Victims of domestic violence and their families will receive increased protection under proposed new State Government legislation.
Community Services Minister Eric Ripper said today the proposed legislation aimed to ensure the immediate safety of domestic violence victims.
"It will stress to perpetrators and the general community that domestic violence is illegal and will not be tolerated," the Minister said.
"The current widespread extent of domestic violence in Western Australia is unacceptable."
Mr Ripper said there were 3,000 applications for restraining orders across the State in the past year and, at the Perth Central Court alone, an average of 25 women each week sought restraining orders to protect them from violent spouses.
The Minister today gave details of the new legislation at the official opening of the Koolkuna Women's Refuge in Midland, run by the Eastern Region Women's Refuge Group. Koolkuna was an Aboriginal word which meant 'safe place'.
Including the new service, the Government currently funded 28 women's refuges across the State, which provided 423 beds each night for women and children escaping domestic violence.
"Domestic violence remains society's widely-accepted dark secret which contributes to about 40 per cent of murders in Western Australia," Mr Ripper said.
"In the five-month period up to March this year, police records show that half the murders committed in this State were the direct consequence of domestic violence."
The legislation was foreshadowed in the Social Advantage package which allocated an extra $1.6 million, over the next three years, to the Government's domestic violence program.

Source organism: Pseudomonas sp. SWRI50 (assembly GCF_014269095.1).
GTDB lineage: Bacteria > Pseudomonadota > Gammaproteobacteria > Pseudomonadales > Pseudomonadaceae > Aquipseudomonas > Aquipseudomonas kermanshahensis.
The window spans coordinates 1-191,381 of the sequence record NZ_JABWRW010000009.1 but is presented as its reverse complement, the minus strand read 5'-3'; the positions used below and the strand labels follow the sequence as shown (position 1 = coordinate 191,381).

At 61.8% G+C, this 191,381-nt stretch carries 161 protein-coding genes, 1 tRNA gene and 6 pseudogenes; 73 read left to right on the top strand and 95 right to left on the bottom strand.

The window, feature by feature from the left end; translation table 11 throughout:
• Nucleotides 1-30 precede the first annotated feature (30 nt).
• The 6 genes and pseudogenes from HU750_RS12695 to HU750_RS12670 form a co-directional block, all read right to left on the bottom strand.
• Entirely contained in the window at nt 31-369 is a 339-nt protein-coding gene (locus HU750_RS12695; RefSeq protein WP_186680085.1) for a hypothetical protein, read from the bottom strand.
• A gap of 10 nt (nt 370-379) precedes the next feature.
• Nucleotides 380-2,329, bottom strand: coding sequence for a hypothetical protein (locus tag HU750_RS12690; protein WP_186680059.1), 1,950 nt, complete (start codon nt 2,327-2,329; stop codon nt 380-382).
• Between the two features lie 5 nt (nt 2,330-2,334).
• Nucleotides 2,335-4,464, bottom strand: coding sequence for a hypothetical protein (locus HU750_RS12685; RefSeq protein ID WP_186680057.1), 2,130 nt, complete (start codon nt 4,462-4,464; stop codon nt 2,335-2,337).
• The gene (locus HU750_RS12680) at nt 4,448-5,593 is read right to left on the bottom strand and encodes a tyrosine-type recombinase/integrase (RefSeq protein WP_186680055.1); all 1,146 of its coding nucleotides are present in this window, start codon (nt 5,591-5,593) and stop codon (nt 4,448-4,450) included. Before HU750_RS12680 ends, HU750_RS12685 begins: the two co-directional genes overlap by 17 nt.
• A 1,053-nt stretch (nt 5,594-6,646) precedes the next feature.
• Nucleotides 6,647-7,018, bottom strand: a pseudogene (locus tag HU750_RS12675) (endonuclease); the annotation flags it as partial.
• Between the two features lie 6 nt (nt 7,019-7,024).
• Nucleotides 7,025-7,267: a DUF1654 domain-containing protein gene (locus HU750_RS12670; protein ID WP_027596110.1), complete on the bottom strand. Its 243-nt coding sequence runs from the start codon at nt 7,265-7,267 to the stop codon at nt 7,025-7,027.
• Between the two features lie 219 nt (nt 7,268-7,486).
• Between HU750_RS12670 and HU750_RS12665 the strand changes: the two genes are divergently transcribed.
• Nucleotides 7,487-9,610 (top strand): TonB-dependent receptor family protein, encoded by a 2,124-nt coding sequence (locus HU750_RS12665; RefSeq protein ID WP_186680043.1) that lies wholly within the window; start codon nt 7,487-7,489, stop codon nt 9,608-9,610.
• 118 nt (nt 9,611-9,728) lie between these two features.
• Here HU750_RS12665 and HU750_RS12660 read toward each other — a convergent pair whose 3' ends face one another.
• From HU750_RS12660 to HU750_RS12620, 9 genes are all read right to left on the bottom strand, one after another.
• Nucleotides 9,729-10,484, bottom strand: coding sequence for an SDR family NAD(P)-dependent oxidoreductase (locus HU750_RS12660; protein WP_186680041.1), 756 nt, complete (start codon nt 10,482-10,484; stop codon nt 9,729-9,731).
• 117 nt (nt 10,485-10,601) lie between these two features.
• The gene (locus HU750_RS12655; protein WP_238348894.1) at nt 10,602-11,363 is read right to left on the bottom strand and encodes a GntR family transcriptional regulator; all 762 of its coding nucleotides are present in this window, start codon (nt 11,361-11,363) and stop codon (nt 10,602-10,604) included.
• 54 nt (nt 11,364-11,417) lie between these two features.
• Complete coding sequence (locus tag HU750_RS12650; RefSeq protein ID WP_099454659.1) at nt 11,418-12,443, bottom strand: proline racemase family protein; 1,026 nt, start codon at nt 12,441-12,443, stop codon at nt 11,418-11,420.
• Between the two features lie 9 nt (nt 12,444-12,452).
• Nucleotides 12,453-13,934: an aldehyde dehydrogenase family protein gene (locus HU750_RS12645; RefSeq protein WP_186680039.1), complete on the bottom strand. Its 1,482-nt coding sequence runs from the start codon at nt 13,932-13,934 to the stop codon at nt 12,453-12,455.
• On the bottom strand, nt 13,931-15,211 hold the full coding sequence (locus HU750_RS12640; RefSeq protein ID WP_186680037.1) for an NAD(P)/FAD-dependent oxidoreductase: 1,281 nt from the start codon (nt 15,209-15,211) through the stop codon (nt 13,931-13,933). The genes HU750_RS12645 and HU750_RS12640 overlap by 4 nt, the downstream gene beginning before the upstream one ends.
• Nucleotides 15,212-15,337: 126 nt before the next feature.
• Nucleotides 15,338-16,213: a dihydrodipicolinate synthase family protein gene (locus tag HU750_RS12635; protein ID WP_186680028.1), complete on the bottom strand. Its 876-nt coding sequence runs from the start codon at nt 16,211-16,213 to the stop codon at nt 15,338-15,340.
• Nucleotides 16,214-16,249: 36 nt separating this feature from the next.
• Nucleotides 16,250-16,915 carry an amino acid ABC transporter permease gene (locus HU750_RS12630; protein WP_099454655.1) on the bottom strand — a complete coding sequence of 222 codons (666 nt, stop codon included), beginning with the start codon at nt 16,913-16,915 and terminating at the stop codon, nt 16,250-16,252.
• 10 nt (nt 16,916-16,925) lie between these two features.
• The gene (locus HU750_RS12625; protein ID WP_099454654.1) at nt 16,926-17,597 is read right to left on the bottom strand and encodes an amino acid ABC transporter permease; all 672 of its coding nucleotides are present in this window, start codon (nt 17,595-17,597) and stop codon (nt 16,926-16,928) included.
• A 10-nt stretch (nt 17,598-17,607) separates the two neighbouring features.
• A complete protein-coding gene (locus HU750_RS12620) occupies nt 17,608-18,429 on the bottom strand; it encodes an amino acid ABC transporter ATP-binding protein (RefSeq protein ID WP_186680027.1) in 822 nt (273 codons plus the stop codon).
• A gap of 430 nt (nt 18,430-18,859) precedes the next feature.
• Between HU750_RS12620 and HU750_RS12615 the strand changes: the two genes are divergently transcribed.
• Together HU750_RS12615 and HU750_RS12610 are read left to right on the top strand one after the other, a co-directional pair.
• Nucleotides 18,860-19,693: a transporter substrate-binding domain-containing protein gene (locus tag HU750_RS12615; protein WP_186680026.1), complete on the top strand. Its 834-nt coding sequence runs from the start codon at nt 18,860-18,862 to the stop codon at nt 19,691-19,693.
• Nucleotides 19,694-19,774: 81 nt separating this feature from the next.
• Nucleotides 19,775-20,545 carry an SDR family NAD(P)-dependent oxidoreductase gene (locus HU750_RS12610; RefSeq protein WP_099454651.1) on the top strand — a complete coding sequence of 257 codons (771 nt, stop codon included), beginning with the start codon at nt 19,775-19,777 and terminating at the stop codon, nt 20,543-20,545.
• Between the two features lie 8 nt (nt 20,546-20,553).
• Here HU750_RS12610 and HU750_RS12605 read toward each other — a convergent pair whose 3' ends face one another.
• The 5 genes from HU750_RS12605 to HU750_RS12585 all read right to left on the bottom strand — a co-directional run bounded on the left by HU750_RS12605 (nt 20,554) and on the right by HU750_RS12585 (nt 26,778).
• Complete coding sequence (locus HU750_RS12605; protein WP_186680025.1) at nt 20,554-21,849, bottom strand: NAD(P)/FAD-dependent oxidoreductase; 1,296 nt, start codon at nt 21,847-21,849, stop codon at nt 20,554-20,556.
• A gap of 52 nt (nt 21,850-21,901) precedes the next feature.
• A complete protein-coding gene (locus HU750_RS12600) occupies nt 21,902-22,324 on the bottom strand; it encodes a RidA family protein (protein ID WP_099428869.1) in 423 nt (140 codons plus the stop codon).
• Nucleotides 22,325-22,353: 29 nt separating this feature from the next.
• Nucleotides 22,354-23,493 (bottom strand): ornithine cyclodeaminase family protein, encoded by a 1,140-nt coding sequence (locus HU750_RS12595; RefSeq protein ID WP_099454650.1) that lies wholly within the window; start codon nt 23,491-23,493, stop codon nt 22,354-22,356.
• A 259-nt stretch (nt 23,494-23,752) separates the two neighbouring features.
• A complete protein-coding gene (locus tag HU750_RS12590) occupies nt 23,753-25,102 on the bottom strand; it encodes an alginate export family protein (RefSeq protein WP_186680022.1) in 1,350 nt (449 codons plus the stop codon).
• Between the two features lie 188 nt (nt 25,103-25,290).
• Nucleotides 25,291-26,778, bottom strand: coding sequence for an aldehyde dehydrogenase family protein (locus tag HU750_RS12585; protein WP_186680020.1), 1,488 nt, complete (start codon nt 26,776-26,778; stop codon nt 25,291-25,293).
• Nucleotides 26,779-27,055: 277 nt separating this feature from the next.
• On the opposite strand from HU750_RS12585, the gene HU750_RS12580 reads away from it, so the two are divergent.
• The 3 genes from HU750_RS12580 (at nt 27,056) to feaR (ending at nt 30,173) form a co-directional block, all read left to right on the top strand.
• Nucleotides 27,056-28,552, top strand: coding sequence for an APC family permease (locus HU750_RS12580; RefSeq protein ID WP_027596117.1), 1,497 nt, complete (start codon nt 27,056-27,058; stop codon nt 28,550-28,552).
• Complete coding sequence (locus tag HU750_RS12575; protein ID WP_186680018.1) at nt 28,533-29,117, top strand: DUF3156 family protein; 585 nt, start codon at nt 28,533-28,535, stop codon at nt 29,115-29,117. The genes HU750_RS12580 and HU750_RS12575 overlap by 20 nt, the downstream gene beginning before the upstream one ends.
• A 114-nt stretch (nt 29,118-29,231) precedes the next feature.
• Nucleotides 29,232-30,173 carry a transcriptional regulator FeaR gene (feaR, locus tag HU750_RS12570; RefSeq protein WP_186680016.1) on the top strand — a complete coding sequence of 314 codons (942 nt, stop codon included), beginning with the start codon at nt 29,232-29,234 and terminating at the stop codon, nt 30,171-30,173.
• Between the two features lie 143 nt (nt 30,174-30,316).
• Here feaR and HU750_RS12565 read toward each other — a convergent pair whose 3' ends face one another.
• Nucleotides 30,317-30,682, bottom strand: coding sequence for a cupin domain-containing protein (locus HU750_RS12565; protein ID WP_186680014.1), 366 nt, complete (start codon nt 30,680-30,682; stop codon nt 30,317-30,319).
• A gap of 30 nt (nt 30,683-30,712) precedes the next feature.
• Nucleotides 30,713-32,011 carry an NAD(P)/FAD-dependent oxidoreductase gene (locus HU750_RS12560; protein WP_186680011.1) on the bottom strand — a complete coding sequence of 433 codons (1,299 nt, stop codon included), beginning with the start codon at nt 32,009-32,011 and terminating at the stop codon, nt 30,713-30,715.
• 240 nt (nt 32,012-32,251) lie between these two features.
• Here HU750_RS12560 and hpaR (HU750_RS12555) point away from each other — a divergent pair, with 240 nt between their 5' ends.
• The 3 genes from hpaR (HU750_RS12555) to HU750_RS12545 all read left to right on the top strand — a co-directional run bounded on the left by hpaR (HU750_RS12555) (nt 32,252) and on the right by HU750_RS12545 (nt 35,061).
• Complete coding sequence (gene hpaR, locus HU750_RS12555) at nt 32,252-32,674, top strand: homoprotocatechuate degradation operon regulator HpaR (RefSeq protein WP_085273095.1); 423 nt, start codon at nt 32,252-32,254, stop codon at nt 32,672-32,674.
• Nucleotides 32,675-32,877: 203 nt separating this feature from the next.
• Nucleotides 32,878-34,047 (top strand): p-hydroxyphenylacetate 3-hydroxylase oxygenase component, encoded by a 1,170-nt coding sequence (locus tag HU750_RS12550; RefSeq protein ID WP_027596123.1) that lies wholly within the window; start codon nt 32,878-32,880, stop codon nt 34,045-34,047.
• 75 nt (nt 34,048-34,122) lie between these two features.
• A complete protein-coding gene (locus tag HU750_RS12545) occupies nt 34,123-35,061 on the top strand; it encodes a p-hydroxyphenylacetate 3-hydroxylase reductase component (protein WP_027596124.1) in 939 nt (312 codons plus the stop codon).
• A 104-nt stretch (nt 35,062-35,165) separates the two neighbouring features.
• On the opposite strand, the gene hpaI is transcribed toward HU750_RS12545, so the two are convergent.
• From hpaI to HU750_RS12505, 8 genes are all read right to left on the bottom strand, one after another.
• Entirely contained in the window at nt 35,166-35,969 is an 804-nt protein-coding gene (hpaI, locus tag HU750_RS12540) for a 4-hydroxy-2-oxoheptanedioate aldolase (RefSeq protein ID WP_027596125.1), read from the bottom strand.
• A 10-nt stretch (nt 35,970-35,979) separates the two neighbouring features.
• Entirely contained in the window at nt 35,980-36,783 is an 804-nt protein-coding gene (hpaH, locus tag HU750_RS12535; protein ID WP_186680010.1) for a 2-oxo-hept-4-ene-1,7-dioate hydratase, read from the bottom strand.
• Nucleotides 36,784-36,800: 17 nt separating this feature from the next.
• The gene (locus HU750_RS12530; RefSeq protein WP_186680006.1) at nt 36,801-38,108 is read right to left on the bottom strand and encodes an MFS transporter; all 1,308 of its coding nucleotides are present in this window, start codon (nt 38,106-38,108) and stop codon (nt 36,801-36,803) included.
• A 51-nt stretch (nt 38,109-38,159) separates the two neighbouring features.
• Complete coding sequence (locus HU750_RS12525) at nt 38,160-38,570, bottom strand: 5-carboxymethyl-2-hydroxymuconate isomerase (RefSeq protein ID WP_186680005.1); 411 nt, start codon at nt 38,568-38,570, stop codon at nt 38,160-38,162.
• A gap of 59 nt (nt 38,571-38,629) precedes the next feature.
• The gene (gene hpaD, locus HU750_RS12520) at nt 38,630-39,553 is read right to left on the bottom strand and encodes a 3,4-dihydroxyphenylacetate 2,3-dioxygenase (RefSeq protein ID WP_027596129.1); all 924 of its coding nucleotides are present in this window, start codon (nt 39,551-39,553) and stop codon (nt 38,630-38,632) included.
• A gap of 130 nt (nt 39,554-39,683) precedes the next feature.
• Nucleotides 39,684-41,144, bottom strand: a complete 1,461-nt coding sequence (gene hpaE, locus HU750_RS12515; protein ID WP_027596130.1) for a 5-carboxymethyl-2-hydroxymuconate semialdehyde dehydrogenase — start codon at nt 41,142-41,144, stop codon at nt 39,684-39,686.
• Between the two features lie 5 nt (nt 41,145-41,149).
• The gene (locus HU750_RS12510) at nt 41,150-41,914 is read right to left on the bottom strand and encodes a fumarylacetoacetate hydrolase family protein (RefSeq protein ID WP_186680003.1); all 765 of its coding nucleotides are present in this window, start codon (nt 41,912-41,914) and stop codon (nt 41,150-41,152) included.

It was proposed that the new legislation should:
· enable police to enter premises without a warrant where they had reasonable suspicion, and to remove weapons from the home;
· enable police to remove a suspected perpetrator from private premises without arrest, for a reasonable period for the purpose of obtaining a restraining order;
· consider application of restraining orders as an alternative to the criminal process - a secondary option where criminal prosecution was impossible;
· make Western Australian restraining orders applicable Australia-wide. The Australian Police Ministers' Council meeting in May agreed on a national approach to domestic violence and that protection orders should be portable and enforcable between all States;
· amend the Bail Act to include denial of contact and prevention of cohabitation with the victim as conditions of bail.
Mr Ripper said a discussion paper on proposals for the new legislation was being prepared and would soon be available from the Office of the Family. There would be a six-week public consultation period.